Robert J. Sawyer is a very popular Canadian science-fiction author, with many novels under his belt and several major awards, including the 1995 Nebula Award for The Terminal Experiment, 2003 Hugo Award for Hominids, and 2006 John W. Campbell Award for Mindscan. I hadn’t read anything of his so I decided to give The Terminal Experiment a try. It’s about an engineer who creates three artificial copies of his consciousness, and one of them becomes a killer. The audiobook, by Recorded Books, is narrated by the very competent Paul Hecht, and is an easy listen. But how well does it hold up as an award winner?
I’ll freely admit I am not a big fan of “techno-thrillers” in science fiction. Generally I find this a flimsy plot device to move a mediocre story forward quickly. Usually a shadowy and sinister organization or super-villain is up to no good, and the intrepid hero and his clever sidekick and/or love interest race against time to defeat the bad guy(s) and prevent a terrible calamity. The heroes are usually are scientists, engineers, detectives, private investigators, or scholars. Sometimes they produce massive runaway best-sellers that explore the secret history of Christianity and became Hollywood blockbusters starring Tom Hanks and Audrey Tatou, flitting from one gorgeous European location to the next, usually with a trail of dead bodies left behind.
Well, The Terminal Experiment isn’t quite that bad, but it hardly breaks any new ground or provide insight into the nature of AIs and human consciousness. I recently read Greg Egan’s Permutation City, and that book dives into those ideas in such depth and complexity it was almost overwhelming. In contrast, The Terminal Experiment goes down way too easily, following a by-the-numbers thriller plot. Dr. Peter Hobson is the biomedical engineer who invents a machine that can detect brain patterns as they leave the body after death, which many interpret as proof of a human soul. After creating much hoopla in the media and religious circles, he decides with the help of his friend Sardar Muhammed, an AI programming expert (very convenient, don’t you think?) to create three AI simulations of Peter’s consciousness, in order to test some theories about the afterlife and soul.
So three simulations are created: 1) Spirit, a version of Peter in which all physical desires and urges are removed, allowing for a pure intellect unburdened by worldly concerns; 2) Ambrotos, who has all fears of aging and death removed to simulate the conditions of an immortal being; and 3) a control version of Peter, with no special modifications.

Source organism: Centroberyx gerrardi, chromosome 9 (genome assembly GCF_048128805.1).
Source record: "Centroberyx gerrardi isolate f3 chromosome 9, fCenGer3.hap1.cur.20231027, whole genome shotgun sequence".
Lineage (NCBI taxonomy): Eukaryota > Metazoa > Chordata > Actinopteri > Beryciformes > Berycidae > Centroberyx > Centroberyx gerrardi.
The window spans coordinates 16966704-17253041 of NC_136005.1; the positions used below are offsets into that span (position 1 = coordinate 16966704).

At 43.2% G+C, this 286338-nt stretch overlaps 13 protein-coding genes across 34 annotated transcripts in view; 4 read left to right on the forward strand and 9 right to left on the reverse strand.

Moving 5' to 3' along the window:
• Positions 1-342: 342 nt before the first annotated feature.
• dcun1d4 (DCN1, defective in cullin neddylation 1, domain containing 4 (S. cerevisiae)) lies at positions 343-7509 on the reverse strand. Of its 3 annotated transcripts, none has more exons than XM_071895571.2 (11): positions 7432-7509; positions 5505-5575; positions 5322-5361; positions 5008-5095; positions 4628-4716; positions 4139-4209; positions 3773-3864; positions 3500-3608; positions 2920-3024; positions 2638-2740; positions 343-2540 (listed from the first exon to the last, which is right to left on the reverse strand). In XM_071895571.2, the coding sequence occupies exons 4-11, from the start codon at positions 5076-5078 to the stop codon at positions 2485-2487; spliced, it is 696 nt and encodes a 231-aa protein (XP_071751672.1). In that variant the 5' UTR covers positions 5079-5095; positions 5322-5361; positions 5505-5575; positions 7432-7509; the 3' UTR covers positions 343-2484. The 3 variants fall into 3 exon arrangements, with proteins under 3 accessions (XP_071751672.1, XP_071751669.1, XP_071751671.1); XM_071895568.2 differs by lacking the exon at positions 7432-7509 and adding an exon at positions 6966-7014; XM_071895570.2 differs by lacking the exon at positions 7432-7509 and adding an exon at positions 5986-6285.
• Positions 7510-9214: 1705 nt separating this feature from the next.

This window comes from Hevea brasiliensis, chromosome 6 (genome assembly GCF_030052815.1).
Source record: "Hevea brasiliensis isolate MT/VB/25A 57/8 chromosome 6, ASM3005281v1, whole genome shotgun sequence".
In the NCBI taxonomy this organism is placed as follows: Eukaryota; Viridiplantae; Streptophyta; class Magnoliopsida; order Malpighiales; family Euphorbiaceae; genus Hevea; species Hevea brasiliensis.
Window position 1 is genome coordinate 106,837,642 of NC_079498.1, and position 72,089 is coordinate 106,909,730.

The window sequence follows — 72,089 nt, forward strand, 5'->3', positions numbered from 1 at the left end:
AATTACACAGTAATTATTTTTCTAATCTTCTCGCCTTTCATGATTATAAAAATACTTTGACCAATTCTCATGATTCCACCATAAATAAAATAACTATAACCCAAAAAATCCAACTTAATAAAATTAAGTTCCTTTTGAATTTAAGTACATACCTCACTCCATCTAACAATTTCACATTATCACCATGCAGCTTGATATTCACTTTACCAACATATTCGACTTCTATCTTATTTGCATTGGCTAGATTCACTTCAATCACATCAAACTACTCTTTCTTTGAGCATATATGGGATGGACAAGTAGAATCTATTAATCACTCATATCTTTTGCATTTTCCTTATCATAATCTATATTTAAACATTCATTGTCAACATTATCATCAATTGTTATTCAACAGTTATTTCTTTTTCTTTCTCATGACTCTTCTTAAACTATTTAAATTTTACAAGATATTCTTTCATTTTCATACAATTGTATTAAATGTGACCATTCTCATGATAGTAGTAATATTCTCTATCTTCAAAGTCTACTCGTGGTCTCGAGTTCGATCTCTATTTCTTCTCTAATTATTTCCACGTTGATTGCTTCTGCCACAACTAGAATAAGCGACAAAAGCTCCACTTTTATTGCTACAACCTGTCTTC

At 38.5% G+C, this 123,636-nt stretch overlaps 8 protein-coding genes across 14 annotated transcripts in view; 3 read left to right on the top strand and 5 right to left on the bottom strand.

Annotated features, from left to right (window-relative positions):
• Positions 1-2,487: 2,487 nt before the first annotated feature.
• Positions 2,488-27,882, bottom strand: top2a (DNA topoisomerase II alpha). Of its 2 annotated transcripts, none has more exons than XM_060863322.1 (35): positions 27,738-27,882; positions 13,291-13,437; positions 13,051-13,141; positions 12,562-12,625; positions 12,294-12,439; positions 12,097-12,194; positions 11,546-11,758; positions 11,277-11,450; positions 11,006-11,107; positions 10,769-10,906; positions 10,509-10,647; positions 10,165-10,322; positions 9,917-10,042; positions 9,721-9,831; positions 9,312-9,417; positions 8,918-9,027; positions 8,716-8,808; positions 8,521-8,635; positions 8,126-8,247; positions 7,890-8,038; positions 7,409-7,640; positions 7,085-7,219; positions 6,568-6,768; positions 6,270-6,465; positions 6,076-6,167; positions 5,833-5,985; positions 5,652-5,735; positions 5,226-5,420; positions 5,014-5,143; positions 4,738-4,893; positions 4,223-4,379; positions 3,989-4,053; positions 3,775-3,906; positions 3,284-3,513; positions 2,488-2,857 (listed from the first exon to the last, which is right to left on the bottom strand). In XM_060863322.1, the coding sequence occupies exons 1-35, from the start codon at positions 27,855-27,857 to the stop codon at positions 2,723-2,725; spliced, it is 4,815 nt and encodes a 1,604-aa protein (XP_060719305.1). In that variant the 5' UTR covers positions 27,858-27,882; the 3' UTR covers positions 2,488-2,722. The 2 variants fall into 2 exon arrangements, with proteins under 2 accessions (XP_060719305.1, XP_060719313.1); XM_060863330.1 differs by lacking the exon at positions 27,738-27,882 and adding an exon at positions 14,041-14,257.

Initially all three simulations take to their existence positively, exploring the Internet of 1995 with enthusiasm and curiosity. The book really betrays its age with some very dated descriptions of “cutting-edge” technology of the nascent web, and there are numerous laughable details about information technology, etc. Over time the simulations get frustrated with their limited virtual environs and break out into the larger global IT network. They also start to develop some aggressive behavior, seemingly triggered by Peter’s subconscious feelings.
What ensures is a thoroughly unexciting thriller as they try to outsmart the simulations and prevent them from getting out of control. This idea has been done to death many times before. I found it hard to care about the characters, plot, or even the philosophical questions the book raised, not because they questions themselves are not important (they are), but due to the amateur way in which they are presented to the reader. The writing is pedestrian but unthreatening — exactly what you would expect from a “mainstream thriller.“
What The Terminal Experiment illustrates is the problem with near future techno-thrillers winning major awards like the Nebula or Hugo. While they may seem fairly innovative or cutting edge at the time, it only takes 5-10 years to make them hopelessly outdated or wrong in their predictions. Books about the far future, alternate histories, or fantasies are less likely to age badly. In 1995 it did beat John Barnes‘ Mother of Storms, Nancy Kress’ Beggars and Choosers, Paul Park’s Celestis, Walter Jon Williams’ Metropolitan, and Gene Wolfe’s Calde of the Long Sun, but I find it hard to believe this was the best science-fiction book of that year. In the end you can never please everyone when choosing the “best” science-fiction or fantasy novel, since taste plays such a major role, but voters should consider how well a given book is likely to stand the test of time, so when someone picks up an award winner from a previous decade they can be confident it’s at least well-written and thought-provoking.